Experimental data: pharmaceuticals and personal-care products impact on nitrification

  • Carla Lopez Smitter (Creator)
  • Mac-Anthony Nnorom (Creator)
  • Charles Knapp (Creator)



Nitrification is an important microbial process in wastewater, by which ammonia is oxidised to nitrate by two guilds of bacteria: Nitrosomonas and Nitrobacter. As a community, their synergistic interactions are important for the complete removal of ammonia from, not only wastewater, but also agricultural/terrestrial and freshwater/marine ecosystems. Decoupling the process by chemical inhibitors, e.g., pharmaceutical and personal care products, can disrupt the system’s to detoxify ammonia and complete the nitrogen cycle.

In a series of microcosm experiments, enriched wastewater consortium of ammonia oxidising bacteria (Nitrosomonas sp.) and nitrite-oxidising bacteria (Nitrobacter spp.) were exposed to four antimicrobial agents (ampicillin, colistin, ofloxacin, and triclosan), insect repellent (N,N-diethyl-m-toluamide (DEET)) and a caffeine (a stimulant). Liquid cultures were exposed a range of toxicant concentrations, and the production of nitrite and nitrate were monitored (along with pH) over time. Allythiourea (ATU, 0.3 mg/L) was added as a selective inhibitor (control reaction).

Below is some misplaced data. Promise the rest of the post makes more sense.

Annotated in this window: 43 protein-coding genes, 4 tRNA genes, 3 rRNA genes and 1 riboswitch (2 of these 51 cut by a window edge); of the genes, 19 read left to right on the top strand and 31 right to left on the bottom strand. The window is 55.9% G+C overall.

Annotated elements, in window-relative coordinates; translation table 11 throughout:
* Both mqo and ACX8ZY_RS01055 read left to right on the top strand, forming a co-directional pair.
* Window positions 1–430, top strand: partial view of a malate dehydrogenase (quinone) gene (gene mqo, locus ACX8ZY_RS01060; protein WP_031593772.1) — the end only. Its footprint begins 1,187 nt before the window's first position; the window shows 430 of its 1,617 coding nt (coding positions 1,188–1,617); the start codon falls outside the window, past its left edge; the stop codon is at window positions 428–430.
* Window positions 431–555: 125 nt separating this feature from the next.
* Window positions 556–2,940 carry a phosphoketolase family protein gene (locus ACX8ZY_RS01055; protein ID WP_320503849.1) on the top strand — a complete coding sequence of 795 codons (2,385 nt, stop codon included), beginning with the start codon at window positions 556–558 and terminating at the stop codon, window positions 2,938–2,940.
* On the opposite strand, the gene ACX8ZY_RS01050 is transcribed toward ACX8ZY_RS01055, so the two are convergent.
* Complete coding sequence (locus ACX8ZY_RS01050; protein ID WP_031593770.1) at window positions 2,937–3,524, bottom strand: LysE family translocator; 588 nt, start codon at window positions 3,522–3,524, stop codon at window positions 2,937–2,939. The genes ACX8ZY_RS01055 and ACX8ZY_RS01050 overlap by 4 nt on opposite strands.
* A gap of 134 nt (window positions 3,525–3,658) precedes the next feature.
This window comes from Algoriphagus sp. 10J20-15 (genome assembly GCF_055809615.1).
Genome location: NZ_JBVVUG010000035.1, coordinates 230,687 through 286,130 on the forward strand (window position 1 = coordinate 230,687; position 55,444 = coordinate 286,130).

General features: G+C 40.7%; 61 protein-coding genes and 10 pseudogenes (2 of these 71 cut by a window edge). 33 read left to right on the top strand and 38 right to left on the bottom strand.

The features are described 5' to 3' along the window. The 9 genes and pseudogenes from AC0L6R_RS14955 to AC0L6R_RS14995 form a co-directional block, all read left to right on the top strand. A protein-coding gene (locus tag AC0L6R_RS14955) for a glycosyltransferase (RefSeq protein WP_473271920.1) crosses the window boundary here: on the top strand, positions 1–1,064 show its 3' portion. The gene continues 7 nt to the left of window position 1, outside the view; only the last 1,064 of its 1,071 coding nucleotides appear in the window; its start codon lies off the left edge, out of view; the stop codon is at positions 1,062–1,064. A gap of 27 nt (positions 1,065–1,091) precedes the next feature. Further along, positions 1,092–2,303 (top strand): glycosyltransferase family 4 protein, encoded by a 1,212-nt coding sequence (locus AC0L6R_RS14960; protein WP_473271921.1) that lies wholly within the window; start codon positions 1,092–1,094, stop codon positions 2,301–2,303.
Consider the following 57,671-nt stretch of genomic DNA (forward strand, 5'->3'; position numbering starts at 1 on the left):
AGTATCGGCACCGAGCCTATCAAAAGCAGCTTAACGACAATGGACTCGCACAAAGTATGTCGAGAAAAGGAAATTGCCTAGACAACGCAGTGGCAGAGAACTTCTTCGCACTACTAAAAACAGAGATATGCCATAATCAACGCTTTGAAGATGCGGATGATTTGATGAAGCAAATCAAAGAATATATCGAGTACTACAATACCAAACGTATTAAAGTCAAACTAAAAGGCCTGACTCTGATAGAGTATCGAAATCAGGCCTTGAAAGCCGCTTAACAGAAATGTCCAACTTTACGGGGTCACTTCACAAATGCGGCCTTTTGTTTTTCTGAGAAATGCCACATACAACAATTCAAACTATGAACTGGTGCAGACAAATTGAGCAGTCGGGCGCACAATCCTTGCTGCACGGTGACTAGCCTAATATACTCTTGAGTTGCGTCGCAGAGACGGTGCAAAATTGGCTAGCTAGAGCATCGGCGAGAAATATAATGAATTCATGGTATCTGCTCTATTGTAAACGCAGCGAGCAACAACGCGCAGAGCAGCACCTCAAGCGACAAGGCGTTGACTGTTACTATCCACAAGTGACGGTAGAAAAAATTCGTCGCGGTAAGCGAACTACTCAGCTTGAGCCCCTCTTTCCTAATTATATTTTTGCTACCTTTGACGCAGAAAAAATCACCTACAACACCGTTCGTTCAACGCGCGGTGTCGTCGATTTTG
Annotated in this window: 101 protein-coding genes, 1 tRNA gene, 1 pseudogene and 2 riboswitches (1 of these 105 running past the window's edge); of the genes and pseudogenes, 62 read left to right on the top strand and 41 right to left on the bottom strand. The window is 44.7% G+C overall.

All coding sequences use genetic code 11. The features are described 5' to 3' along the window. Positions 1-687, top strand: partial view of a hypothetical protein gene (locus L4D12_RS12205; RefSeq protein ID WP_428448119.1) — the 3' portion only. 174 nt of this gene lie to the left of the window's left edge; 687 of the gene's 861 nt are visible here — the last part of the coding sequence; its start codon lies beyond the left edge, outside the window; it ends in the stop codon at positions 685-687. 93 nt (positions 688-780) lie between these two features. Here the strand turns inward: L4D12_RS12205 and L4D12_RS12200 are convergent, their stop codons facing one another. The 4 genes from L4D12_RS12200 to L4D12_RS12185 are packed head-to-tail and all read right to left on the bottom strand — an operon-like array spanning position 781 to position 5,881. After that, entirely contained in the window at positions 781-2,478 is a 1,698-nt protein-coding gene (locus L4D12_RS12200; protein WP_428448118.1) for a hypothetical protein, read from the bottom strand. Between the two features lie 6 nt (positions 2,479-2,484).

The aims of the project were:
1. to determine the extent that ammonia-oxidising performance can withstand the toxic effects of pharmaceuticals into wastewater
2. to develop a refined toxicological assessment tool for microbial communities.
Date made available1 Jun 2021
PublisherUniversity of Strathclyde
Temporal coverage1 Jul 2019 - 30 Jun 2020
Date of data production1 Jul 2019 - 30 Jun 2020

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